In the closest the car industry gets to a soap opera, thehas been the focus of safety-related drama for the past month after the automaker said in the EV. Instead, Tesla announced in May the car would move to a camera-based system. In turn, the Insurance Institute for Highway Safety and Consumer Reports , dropping their " " and "Top Pick" designations, respectively.
The Model 3's award cabinet is now restocked, because the IIHS and CR liked what they saw from the camera-based system. The safety body confirmed with Roadshow on Wednesday the Model 3 is once again a Top Safety Pick Plus after wrapping up tests with Tesla's new system. CR reported the results and reinstated its Top Pick designation, too. Despite the changes, CR never pulled its "Recommended" rating, however.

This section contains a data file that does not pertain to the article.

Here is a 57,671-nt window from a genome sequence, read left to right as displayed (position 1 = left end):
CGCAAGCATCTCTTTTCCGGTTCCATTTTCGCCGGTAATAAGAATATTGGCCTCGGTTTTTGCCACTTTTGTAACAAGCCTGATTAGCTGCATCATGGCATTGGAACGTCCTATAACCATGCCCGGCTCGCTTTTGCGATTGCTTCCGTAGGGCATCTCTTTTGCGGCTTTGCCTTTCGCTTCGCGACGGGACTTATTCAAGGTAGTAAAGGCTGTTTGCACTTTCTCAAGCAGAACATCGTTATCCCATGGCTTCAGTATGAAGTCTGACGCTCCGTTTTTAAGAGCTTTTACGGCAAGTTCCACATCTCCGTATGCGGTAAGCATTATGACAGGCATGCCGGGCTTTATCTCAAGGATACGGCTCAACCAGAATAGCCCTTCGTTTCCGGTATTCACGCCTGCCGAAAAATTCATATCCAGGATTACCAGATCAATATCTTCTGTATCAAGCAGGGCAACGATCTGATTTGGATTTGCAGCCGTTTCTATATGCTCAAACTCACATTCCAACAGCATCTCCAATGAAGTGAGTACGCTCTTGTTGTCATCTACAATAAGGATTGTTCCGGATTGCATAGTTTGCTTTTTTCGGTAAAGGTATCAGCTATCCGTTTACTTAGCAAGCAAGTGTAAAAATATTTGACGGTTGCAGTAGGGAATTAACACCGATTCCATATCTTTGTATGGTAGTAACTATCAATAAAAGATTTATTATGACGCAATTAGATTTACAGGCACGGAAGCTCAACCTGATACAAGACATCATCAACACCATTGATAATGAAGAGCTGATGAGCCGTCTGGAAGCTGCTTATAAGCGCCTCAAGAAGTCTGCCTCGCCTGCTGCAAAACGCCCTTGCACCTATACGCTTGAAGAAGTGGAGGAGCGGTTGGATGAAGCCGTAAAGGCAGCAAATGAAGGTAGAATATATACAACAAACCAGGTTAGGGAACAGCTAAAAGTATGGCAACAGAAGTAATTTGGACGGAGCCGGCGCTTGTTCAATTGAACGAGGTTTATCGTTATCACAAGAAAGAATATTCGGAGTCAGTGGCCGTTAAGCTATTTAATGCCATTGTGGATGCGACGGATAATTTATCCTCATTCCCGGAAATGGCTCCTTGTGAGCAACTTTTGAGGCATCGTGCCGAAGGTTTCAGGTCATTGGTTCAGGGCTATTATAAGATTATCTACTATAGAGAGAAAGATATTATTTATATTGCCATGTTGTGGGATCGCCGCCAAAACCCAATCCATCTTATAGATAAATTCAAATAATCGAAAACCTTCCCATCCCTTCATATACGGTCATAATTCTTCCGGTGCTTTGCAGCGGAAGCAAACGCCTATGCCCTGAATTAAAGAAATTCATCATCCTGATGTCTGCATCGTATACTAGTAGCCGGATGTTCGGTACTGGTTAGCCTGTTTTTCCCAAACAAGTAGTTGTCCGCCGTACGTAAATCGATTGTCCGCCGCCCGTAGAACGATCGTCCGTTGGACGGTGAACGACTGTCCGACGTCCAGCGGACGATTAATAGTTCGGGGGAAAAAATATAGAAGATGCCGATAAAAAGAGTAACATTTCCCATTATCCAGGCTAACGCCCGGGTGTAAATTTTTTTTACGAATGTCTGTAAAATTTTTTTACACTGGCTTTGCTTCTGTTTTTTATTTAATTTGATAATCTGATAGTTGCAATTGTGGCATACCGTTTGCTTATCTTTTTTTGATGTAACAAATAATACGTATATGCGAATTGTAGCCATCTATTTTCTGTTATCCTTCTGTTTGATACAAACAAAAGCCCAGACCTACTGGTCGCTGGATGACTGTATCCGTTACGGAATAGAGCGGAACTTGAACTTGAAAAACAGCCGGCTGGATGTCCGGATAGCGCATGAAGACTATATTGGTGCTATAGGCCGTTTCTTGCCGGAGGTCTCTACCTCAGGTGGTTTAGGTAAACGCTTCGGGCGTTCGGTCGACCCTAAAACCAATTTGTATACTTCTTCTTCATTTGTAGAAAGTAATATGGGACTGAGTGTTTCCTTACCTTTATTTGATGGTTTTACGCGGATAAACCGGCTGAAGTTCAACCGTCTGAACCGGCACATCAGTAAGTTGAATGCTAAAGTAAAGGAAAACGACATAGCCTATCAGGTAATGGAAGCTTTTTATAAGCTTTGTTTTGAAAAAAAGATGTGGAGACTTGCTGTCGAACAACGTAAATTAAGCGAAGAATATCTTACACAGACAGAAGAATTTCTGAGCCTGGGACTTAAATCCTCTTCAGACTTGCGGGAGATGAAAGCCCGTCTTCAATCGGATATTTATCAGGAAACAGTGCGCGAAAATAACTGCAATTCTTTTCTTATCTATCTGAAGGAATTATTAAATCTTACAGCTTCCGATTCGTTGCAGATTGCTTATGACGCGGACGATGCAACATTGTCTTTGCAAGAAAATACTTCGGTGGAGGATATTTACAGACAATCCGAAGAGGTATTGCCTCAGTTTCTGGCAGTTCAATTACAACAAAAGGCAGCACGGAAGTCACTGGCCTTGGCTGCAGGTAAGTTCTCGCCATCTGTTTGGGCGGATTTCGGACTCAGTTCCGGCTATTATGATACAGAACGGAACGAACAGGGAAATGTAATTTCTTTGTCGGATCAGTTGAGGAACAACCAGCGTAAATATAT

The new system operates automatic emergency braking and forward-collision alert systems, which at first left both CR and the IIHS uneasy. It was unclear if certain cars would not feature the active safety systems as Tesla said in its own announcement some would be disabled at first. Though, to be clear, Tesla's announcement only mentioned lane-keeping assist, lane-departure warning and the controversial Summon feature were likely affected. Teslato field requests for comment, so we have zero clue what actually went on here.
CR's Senior Director of the Auto Test Center, Jake Fisher, said the publication is glad to see the independent tests, and that the safety gear still works well. "Ideally consumers would not have been in a holding pattern, waiting to find out if the car they purchased has vital safety features," he added.